Maoists with no faith to keep up in polls are trying to create an answer for decades long of extreme turbulence. They are possibly searching weapon to confront triviality of their jungle life. Hence, the Maoist proved that “Laato Ka Bhoot Baato Se Nahi Manta”. They proved them “They are good for nothing and only able to understand the language of muscle”. They just want be in status quo situation that they had learned since last 12 years in the jungle.

Be aware Maoist populace, the day will certainly come when Nepalese people will ask for the slaughter bloods, cost and compensation with Maoist leaders and their few thousands of so called guerrillas who are famous for stealing, looting, killing, murdering and terrorizing without considering any humanitarian emotions, people's need, national interest and state priority.

Therefore, in public observation, Nepal Government should get strict to control all kinds of illegal and violent activities if they go beyond the political ethics or dare to disrupt CA election. In that situation state should not wait or beg to prove its weakness or to recognize or legitimate such group as political parties because there is no way to deal with such parties, group or people who irresponsibly do not seek to understand the language of peace and negotiation.

Defraud Maoists; Misfortune Of Nepalese Innocent Souls

Defraud Maoists; Misfortune Of Nepalese Innocent Souls

Arjun Bishta

Likelihoods of derailing the ongoing Peace process have been heightened with the defraud Maoists' recent unpredicted calls for capital punishments and announcement of their program for periodic agitations across the Nation. Maoists' these filthy moves are solely against the commitments of 8 party alliance, interests of Nepalese souls and international peace stakeholders. Especially the time, the Maoists choose to publicize their program raise serious concerns to the Nepalese Patriots. What a consequence? Maoists have called for the agitations, promptly after the Election Commission announced and publicized the detailed schedule of CA Polls. What a grand strategy? Comrades!

It proves that Maoists have great fears of CA Polls, because they have foreseen their sure defeats, so they now wish to disrupt it. I think, Nepalese Maoists are intoxicated with the hangovers of POLPOT, CHEGUEVERA and GUZMEN Style of rule in the country. Are they disoriented? Why are they dwelling in 21st centaury in quests of such out dated regimes? Don't they know that absolute communism in a democratic era will only have a transient survival? Traditional Communism will be a total failure in these sophisticated global villages, Comrades. If Maoists think of bringing turmoil in Nepal again, it is evident that the Nepalese innocent souls will spit over their corpses and curse their offspring also. So, Maoists are advised to learn the lessons from the past insurgencies in the World and behave accordingly, especially if they wish their shadows in Nepal. If not, for sure, their mere survival will be endangered here and they soon will be abolished.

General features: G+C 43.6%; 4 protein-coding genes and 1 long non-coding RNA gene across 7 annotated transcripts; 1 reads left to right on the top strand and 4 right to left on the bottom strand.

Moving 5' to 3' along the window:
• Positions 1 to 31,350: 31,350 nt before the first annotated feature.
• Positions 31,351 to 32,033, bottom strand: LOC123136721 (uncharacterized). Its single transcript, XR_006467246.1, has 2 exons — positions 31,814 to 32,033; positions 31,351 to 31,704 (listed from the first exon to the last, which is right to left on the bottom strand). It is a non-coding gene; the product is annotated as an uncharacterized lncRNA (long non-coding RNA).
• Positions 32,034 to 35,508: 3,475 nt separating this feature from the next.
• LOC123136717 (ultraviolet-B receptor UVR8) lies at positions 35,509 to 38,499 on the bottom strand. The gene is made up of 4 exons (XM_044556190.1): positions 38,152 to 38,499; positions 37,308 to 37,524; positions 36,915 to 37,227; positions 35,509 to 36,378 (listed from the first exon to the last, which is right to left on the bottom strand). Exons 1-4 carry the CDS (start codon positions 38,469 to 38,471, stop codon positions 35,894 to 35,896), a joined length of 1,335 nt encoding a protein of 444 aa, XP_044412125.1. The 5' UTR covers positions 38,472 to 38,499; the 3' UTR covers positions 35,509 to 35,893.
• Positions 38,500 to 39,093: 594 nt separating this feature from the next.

Maoists' plight for CA polls deferral can not be excused at this sensitive and crucial period when all the instruments of national power are exposing functional solidarity for attaining long lasting peace in Nepal. How can the Maoists interpret the need of CA Polls in terms of a favorable or unfavorable situation for their party? Maoists should clearly understand that until they learn to respect the democratic norms and values and have respect for law of the country, CA Polls will always remain unfavorable to their Party. CA Polls are not only under dilemma, but are also under catastrophe. Maoists themselves had tabled 18 and 22 Points of their consents during 8 Party meetings on CA Polls. So, now how can they sideline and escape from it? CA Polls were the Maoists' main agenda. Now how can they proclaim that the CA Polls are not the serious issues? Miracle!

What ever rationales the Comrade Prachanda has been exposing to the Civil Societies regarding CA Polls, it is clear that those rationales are just the out come of Maoists defeated mentality. Why were the Maoists so eager to participate in CA Polls which were planned to be held in May, 2007 then? What is obstructing them for future CA Polls? May be the Maoists visualized that they now don't have national and international support, their combatants are in Cantonments under UN supervisions and Maoists will have difficulty in utilizing them, their intellectual sister organizations are weak at the moment and Maoists intent of making fusion of urban insurgency and people's war may not achieve desired success now.

So, I think the Maoists now fear to face the CA Polls. They may also have perceived that they can not harness more than 10% of the votes in CA Polls of any modalities, which will be a disaster for their existence in Nepal. Is this the reason, why the Maoists are so nervous now? It is evident that because of these reasons, Maoists are only exploring the face saving exits from the CA Polls. Maoists have self indicated their weaknesses by proposing functional, Policy making and Party mobilizing solidarity with NCP (UML) also. But Maoists' misfortune! They could not achieve it. In fact their day dreams of alienating with NCP (UML) to save their prestige during CA Polls have simply blown now, thus they are totally confused. These setbacks might compel Maoists to quit the Government also. Panicky Maoists are now searching for the suitable options for regenerating their struggles only. Maoists might have thought about announcing the capital punishments and program of future agitations under these delusions.